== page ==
It's hard to think back to a time when SUPs weren't a part of the coastal landscape. And by that, I mean, any coast--ocean, bay, lake, sea, lagoon or river. But the reality is, we first saw these boards less than a decade ago. And now, we're seeing massive SUP yoga festivals, dudes landing 66-lb sailfish from paddleboards, 150-mile races through European countryside, and, of course, SUP riders annoying surfers in the line up. Today, numbers of boards sold are skyrocketing into the millions globally.
Unlike traditional surfboards, which were made domestically for five decades, the large SUP companies were quick to move their production overseas. SUPs came on the scene shortly after large surfboard manufacturers had moved factories to China and Thailand. Those countries are making the majority of SUP boards now, and market numbers indicate that a full 95 percent of SUP boards are made in Asia.
With traditional surfing, which has more of a core base and defined culture, foreign made boards (aka “China Boards”) carry somewhat of a stigma. But, for the growing masses of stand up paddlers, there seems to be little concern regarding where their board comes from. That’s where a company like Glide SUP is bucking the trends, and making all of their boards in the heart of Salt Lake City, in what they claim is the largest SUP factory in the country.
“Our quality control is amazing. We have a good group of guys who take a lot of pride in what we do,” says Anthony Johnson, a former pro skateboarder who is now making boards at Glide.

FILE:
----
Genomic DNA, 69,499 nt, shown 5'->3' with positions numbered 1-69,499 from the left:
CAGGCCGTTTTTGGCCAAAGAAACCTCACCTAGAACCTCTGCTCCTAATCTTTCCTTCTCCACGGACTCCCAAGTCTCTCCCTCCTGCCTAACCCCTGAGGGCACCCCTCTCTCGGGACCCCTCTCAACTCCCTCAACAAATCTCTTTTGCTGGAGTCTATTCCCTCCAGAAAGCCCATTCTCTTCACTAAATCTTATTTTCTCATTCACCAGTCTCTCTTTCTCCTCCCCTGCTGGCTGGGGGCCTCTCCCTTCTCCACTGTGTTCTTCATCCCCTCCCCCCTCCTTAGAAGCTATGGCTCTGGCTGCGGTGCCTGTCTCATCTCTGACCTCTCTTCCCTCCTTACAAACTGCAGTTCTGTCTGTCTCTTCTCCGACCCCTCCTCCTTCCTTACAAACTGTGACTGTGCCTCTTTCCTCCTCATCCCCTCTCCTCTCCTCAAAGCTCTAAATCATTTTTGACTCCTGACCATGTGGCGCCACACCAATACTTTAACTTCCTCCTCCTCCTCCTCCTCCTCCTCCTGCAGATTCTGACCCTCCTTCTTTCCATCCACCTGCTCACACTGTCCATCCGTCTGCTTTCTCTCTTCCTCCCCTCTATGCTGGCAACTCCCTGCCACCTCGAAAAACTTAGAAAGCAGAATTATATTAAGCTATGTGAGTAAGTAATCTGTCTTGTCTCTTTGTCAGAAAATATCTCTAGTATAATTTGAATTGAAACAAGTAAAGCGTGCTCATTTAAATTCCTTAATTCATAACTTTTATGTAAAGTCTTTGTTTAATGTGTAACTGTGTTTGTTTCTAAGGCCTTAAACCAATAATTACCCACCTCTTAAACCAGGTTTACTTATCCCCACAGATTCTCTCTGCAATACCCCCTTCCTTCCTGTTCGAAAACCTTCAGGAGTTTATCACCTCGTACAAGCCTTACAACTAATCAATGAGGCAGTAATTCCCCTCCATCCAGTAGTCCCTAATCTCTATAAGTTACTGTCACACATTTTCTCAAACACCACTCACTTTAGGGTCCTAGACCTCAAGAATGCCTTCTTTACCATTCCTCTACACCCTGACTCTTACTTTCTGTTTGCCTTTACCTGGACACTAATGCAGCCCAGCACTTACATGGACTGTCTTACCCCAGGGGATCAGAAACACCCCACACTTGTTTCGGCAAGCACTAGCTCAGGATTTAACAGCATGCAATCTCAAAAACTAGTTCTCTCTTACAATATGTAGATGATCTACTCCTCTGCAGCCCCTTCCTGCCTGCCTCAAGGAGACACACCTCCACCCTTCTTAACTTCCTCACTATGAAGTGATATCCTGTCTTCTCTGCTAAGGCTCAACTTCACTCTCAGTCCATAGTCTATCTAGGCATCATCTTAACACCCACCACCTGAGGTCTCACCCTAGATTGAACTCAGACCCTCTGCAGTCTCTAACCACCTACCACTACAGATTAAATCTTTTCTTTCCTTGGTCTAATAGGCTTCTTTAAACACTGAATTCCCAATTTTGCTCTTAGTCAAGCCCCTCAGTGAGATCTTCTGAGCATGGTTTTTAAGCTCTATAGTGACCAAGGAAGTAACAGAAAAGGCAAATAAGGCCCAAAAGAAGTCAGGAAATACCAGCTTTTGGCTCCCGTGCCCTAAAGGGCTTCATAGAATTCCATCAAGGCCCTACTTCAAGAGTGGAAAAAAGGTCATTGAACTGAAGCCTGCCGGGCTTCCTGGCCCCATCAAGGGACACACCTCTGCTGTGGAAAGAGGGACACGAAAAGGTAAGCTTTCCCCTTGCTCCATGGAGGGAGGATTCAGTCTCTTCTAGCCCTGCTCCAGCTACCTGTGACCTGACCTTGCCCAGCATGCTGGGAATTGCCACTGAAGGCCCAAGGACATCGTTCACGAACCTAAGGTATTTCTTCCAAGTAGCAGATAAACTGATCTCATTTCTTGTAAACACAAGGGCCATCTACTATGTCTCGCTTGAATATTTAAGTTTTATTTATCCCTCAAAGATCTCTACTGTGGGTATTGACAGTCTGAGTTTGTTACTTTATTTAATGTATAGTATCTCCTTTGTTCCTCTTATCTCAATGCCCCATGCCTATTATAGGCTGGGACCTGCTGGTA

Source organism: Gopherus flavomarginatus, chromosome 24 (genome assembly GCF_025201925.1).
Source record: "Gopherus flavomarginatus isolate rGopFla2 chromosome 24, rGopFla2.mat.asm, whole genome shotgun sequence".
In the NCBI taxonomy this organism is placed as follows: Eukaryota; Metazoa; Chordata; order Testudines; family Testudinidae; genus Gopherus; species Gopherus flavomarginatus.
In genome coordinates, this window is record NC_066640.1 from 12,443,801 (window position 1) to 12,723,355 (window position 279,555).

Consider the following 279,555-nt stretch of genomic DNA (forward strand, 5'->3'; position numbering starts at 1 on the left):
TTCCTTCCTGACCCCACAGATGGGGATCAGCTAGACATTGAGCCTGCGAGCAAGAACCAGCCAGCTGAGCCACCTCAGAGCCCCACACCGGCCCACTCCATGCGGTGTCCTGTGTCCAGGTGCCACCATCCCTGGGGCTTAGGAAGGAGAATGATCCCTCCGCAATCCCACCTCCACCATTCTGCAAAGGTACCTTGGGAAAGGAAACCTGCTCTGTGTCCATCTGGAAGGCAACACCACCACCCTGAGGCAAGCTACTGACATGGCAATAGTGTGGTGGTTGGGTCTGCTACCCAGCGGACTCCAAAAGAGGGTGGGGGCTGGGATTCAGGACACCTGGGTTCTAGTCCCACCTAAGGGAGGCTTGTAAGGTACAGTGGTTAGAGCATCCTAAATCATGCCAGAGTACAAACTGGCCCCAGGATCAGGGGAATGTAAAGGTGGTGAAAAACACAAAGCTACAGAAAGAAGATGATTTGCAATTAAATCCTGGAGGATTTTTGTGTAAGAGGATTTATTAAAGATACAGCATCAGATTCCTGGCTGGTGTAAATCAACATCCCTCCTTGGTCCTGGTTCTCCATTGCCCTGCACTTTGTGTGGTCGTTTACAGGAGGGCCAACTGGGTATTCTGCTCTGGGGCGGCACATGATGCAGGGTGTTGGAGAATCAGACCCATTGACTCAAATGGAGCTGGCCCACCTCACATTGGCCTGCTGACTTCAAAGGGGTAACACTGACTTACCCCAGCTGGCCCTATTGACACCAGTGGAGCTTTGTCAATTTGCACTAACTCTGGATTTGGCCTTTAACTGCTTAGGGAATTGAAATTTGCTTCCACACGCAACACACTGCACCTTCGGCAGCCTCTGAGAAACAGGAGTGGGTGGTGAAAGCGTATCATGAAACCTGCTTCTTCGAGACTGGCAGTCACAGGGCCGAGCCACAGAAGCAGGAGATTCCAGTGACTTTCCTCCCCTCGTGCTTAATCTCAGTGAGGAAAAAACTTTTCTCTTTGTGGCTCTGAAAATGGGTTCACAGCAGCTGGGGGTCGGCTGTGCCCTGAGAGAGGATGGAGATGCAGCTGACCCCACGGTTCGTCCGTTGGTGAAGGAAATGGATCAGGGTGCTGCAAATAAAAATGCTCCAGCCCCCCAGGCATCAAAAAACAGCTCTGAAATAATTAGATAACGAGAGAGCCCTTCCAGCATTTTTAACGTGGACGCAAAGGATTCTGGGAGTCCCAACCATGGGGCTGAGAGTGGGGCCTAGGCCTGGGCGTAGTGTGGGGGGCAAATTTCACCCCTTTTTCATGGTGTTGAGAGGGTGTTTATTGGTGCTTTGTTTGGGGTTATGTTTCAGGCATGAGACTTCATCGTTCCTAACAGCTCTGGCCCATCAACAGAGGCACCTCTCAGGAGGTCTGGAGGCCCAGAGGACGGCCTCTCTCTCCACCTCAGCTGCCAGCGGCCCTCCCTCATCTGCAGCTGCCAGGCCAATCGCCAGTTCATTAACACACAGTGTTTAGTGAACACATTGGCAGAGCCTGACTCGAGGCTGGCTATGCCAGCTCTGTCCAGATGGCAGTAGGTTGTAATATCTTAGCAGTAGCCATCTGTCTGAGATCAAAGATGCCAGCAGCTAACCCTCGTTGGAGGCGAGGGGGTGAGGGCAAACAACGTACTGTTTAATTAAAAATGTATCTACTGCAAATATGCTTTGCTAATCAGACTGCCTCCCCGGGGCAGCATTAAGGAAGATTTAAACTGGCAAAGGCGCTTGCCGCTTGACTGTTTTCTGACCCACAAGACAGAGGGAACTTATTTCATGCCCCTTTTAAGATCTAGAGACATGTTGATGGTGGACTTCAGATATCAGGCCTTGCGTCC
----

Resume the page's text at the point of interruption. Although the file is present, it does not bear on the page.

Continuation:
Being in Utah, most of the paddling is done on the Great Salt Lake or in reservoirs. There’s local recreational paddling, river surfing, and a growing number of flat water races. They also ship a good number of boards to Florida and the West Coast.
For the most part, boards made in Asia are epoxy and relatively durable. But as you can imagine, Glide proudly flies their "Made in the USA" flag pretty high. There are only a handful of production SUP companies that build boards in the US. Glide estimates that those factories have about 25 percent of the yearly output on their own. Glide make durable boards, and unlike the brands that have to travel to China for quality control, Johnson and his crew have their hands and eyeballs on each board. Team members from all over the country have seen how the boards are made at Glide.
“At Glide we not only take pride in leaving the smallest footprint possible on the environment with our production and manufacturing process, but we also avoid the impact on the environment by not shipping to the USA from overseas,” he adds. “We also believe it is extremely beneficial to our local economy to be made and sold in the USA. We are creating many local jobs, and putting money directly back in to our economy.”
And the boards are really not much more expensive than the leading Asian made, top selling SUP companies. Sometimes they’re even cheaper.
“We just retooled everything to keep the price competitive. We figured out how we could spend our money the smartest way. When we first started, we made every kind of board. But now, we’ve discovered our niche and it’s working for us,” adds Johnson.
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